Training in any profession is key to improving the skill levels of the individuals involved. Training in a volunteer organization is just as important, but sometimes harder to achieve. Training as a volunteer firefighter is difficult because of the very nature of the organization. It is rare that all of the members of a company or department are in the same place at the same time. And it's been said that "no two calls are the same."
How can you train effectively for the unexpected? Keep in mind that firefighting is a team effort and the best results are achieved when the individuals practice as a unit. Regular, efficient and meaningful training is a must. Unfortunately, this just doesn't happen on a regular basis in the volunteer fire service.
The Importance Of Training
The importance of training to the volunteer firefighter comes down to one key concept: protection. Well-trained firefighters are able to protect themselves, the other members of the crew they are working with, the equipment they are using and the citizens whom they are charged with serving. A well-trained firefighter is an asset to the department as well as to the community.
Volunteer firefighters should train regularly, and the training should be efficient and meaningful. Many volunteer fire departments hold weekly drills. Even with that schedule, there is no guarantee which members will show up, how many members will be there or even if the weather will cooperate. There are too many uncontrollable variables that cause training to be irregular, inefficient and useless. To combat these issues, volunteer departments must make a sincere effort to design a strong training regimen.
Regardless of snow, rain, sleet, hail or darkness of night, every fire department should have a planned drill for every week of the year. This is not to say that engines have to go out and water has to flow, but it does mean that some skill should be practiced every week. The skill of checking the oil in the gas-powered exhaust fan may be just as useful as learning how to set the relief valve for a multiple-hoseline pump operation. Because firefighting is so complex, there is always some facet of the job that can be practiced.
It is also important that a drill be held regardless of the number of members who show up. If a drill is planned for 20 members and five show up, modify the lesson and carry on. If an outdoor drill is planned and there are 10 inches of snow on the ground, go to plan B. If the firehouse has to be cleaned, either plan the cleanup for another night or divide the time between housekeeping and training. Initiate a no-excuse policy. There should be a training session each and every week.
Efficient training simply put means that there is a well-planned lesson ready to be delivered. A well-planned drill includes the following:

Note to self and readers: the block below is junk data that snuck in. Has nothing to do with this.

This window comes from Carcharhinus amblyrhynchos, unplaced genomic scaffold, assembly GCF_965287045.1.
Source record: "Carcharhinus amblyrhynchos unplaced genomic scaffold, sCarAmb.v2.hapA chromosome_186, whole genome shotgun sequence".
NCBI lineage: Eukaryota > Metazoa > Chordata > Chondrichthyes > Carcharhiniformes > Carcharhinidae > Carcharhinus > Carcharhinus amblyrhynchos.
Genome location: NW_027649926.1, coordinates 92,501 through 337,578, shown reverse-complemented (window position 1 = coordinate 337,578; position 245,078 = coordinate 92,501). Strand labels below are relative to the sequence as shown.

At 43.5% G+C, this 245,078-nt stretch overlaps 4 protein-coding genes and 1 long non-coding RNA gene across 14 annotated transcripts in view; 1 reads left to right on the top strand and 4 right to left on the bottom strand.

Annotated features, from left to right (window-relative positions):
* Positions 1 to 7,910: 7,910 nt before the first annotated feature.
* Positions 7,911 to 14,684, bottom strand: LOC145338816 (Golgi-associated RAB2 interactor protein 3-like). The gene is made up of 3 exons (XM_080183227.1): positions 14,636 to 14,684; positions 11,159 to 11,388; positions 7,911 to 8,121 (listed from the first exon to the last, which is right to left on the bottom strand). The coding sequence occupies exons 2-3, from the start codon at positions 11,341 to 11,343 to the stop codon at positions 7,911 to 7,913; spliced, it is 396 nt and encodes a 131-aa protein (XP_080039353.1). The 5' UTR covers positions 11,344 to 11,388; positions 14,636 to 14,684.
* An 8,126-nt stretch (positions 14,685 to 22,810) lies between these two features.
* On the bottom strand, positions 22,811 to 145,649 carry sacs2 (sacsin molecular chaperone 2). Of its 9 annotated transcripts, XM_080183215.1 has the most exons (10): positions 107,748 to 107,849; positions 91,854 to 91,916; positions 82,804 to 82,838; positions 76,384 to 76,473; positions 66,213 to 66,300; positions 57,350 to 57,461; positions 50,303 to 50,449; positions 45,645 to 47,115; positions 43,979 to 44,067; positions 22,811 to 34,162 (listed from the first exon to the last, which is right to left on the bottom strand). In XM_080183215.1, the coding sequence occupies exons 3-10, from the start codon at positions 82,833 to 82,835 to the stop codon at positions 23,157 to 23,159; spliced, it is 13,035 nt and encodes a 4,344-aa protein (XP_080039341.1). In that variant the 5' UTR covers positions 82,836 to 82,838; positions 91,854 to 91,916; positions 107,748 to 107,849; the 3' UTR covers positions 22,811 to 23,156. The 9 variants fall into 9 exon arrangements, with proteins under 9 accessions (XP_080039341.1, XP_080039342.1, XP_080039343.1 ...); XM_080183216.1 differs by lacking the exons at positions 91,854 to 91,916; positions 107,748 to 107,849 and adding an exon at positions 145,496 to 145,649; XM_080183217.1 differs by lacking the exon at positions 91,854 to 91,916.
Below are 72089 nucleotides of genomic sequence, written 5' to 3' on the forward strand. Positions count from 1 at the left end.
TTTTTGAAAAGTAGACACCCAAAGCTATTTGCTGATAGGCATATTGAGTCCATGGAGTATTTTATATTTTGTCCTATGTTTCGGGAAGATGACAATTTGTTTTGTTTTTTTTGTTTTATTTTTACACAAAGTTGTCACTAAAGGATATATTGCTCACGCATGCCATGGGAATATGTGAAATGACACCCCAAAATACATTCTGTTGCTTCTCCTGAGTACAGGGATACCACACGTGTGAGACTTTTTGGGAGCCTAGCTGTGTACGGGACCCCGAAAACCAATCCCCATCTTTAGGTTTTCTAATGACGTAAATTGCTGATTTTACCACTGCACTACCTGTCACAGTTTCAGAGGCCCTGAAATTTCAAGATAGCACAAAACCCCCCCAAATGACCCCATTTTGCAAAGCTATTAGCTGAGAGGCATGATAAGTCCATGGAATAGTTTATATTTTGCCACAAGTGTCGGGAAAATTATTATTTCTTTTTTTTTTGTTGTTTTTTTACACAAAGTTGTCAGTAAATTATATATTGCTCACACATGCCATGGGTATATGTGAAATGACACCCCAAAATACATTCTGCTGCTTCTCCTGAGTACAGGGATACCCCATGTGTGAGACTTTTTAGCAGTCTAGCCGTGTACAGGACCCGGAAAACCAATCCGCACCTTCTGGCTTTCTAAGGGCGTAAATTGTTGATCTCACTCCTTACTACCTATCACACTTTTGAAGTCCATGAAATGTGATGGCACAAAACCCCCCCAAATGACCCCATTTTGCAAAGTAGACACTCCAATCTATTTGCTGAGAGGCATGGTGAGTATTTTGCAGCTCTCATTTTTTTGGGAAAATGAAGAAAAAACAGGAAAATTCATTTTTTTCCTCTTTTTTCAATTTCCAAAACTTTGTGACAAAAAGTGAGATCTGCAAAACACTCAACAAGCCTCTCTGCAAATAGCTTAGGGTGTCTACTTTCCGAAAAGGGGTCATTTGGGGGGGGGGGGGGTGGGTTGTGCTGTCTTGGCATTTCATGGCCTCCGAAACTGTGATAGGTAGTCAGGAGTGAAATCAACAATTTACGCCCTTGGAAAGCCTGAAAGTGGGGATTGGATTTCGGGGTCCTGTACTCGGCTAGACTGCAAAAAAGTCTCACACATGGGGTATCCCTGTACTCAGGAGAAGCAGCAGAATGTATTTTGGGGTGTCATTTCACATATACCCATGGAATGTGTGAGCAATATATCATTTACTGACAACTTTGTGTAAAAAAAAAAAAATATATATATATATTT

- A clearly defined goal. Notice that it is a single goal. You can identify multiple objectives, but there is only one goal. Make sure that the firefighters who are taking part in the drill are fully aware of what that goal is. Tell them the goal at the beginning. Teach and practice the goal during the drill, and finally tell them what they have learned at the end of the drill. If done correctly, they should all dream about the goal that night in their sleep!
- A lesson format. This is when the trainer decides whether to use a hands-on, classroom, or combination approach. Each technique has its benefits. Take advantage of them.
- People. Personnel are necessary to make the training run smoothly and safely. The trainer may need additional help giving instruction, ensuring that all safety measures are being adhered to, and that the crews are at full strength. Make some telephone calls and post a sign-up sheet a week in advance. Everyone should be engaged throughout the drill.
- Materials. The drill may require engines, trucks, radios, foam, ladders, projectors, screens, chairs and even refreshments. Knowing what you need ahead of time and ensuring that it is available and in good working condition will make the drill run smoothly.
Firefighters will learn more, retain it longer and be more skilled at techniques that have meaning to them. Canvass the members to find out what they feel is important for them to know as volunteer firefighters. Analyze recent calls that may have highlighted a skill that needs to be strengthened. Even the weather and seasons can be helpful in setting goals.
Use departmental, local and state recertification requirements as drills. Throughout the drill, everyone should be continually made aware of the importance and usefulness of the skills being taught and learned. Some skills are used on a regular basis, others might have to be put into "mental storage" and called upon at a later date.
Some volunteer fire departments respond to enough calls that help to keep the firefighters' overall skill levels high; many do not. Regardless of the number of calls that a department responds to, drills are very important. Since they are so important and volunteers' time is also important, the drills and training must be held weekly. They also have to be well planned, and useful.
JACK GARDNER is a member of Mahwah, NJ, Fire Department Company 4. He joined the Leonia, NJ, Fire Department at the age of 15 as part of the Civil Defense program, where he served as engineer, lieutenant, secretary and president. Since joining Mahwah Company 4 in 1979, Gardner has served as lieutenant, captain, battalion chief, secretary, treasurer, vice president, president and chaplain.